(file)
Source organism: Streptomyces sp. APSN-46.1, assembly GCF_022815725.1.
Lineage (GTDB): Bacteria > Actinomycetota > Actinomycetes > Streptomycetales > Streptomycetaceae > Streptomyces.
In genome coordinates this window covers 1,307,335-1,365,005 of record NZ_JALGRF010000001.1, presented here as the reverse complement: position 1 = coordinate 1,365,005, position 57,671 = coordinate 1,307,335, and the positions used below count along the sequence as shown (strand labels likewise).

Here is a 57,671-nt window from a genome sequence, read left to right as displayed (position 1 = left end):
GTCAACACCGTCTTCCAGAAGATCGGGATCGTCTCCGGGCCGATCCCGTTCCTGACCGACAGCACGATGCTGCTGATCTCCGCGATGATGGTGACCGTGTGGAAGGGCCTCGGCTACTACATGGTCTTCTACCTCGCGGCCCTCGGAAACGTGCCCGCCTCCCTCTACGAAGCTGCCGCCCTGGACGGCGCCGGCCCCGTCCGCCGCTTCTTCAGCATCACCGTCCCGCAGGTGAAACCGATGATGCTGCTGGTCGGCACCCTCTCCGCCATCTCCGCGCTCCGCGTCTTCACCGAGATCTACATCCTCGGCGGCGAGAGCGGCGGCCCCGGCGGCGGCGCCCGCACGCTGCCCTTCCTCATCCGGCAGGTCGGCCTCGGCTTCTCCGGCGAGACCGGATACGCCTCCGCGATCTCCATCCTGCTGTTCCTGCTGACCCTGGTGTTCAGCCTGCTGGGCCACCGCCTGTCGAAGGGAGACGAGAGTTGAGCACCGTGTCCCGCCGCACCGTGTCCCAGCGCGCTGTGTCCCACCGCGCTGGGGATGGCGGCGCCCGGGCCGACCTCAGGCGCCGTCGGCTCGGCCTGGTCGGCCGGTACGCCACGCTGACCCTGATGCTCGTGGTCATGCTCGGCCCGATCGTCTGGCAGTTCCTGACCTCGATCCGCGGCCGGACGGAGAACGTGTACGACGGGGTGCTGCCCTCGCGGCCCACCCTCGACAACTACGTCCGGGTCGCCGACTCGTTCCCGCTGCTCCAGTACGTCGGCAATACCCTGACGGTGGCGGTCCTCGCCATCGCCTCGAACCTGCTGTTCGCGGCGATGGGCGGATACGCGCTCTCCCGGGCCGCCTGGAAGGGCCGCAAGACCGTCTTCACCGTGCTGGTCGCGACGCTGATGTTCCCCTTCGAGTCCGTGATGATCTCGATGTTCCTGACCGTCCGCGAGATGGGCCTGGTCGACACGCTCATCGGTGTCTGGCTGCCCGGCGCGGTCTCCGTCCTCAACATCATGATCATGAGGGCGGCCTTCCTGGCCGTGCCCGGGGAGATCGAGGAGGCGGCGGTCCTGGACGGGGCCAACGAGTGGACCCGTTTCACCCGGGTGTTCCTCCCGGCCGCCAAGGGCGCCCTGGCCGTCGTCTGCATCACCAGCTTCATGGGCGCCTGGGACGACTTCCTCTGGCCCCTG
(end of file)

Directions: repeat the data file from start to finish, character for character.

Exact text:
Source organism: Streptomyces sp. APSN-46.1, assembly GCF_022815725.1.
Lineage (GTDB): Bacteria > Actinomycetota > Actinomycetes > Streptomycetales > Streptomycetaceae > Streptomyces.
In genome coordinates this window covers 1,307,335-1,365,005 of record NZ_JALGRF010000001.1, presented here as the reverse complement: position 1 = coordinate 1,365,005, position 57,671 = coordinate 1,307,335, and the positions used below count along the sequence as shown (strand labels likewise).

Here is a 57,671-nt window from a genome sequence, read left to right as displayed (position 1 = left end):
GTCAACACCGTCTTCCAGAAGATCGGGATCGTCTCCGGGCCGATCCCGTTCCTGACCGACAGCACGATGCTGCTGATCTCCGCGATGATGGTGACCGTGTGGAAGGGCCTCGGCTACTACATGGTCTTCTACCTCGCGGCCCTCGGAAACGTGCCCGCCTCCCTCTACGAAGCTGCCGCCCTGGACGGCGCCGGCCCCGTCCGCCGCTTCTTCAGCATCACCGTCCCGCAGGTGAAACCGATGATGCTGCTGGTCGGCACCCTCTCCGCCATCTCCGCGCTCCGCGTCTTCACCGAGATCTACATCCTCGGCGGCGAGAGCGGCGGCCCCGGCGGCGGCGCCCGCACGCTGCCCTTCCTCATCCGGCAGGTCGGCCTCGGCTTCTCCGGCGAGACCGGATACGCCTCCGCGATCTCCATCCTGCTGTTCCTGCTGACCCTGGTGTTCAGCCTGCTGGGCCACCGCCTGTCGAAGGGAGACGAGAGTTGAGCACCGTGTCCCGCCGCACCGTGTCCCAGCGCGCTGTGTCCCACCGCGCTGGGGATGGCGGCGCCCGGGCCGACCTCAGGCGCCGTCGGCTCGGCCTGGTCGGCCGGTACGCCACGCTGACCCTGATGCTCGTGGTCATGCTCGGCCCGATCGTCTGGCAGTTCCTGACCTCGATCCGCGGCCGGACGGAGAACGTGTACGACGGGGTGCTGCCCTCGCGGCCCACCCTCGACAACTACGTCCGGGTCGCCGACTCGTTCCCGCTGCTCCAGTACGTCGGCAATACCCTGACGGTGGCGGTCCTCGCCATCGCCTCGAACCTGCTGTTCGCGGCGATGGGCGGATACGCGCTCTCCCGGGCCGCCTGGAAGGGCCGCAAGACCGTCTTCACCGTGCTGGTCGCGACGCTGATGTTCCCCTTCGAGTCCGTGATGATCTCGATGTTCCTGACCGTCCGCGAGATGGGCCTGGTCGACACGCTCATCGGTGTCTGGCTGCCCGGCGCGGTCTCCGTCCTCAACATCATGATCATGAGGGCGGCCTTCCTGGCCGTGCCCGGGGAGATCGAGGAGGCGGCGGTCCTGGACGGGGCCAACGAGTGGACCCGTTTCACCCGGGTGTTCCTCCCGGCCGCCAAGGGCGCCCTGGCCGTCGTCTGCATCACCAGCTTCATGGGCGCCTGGGACGACTTCCTCTGGCCCCTG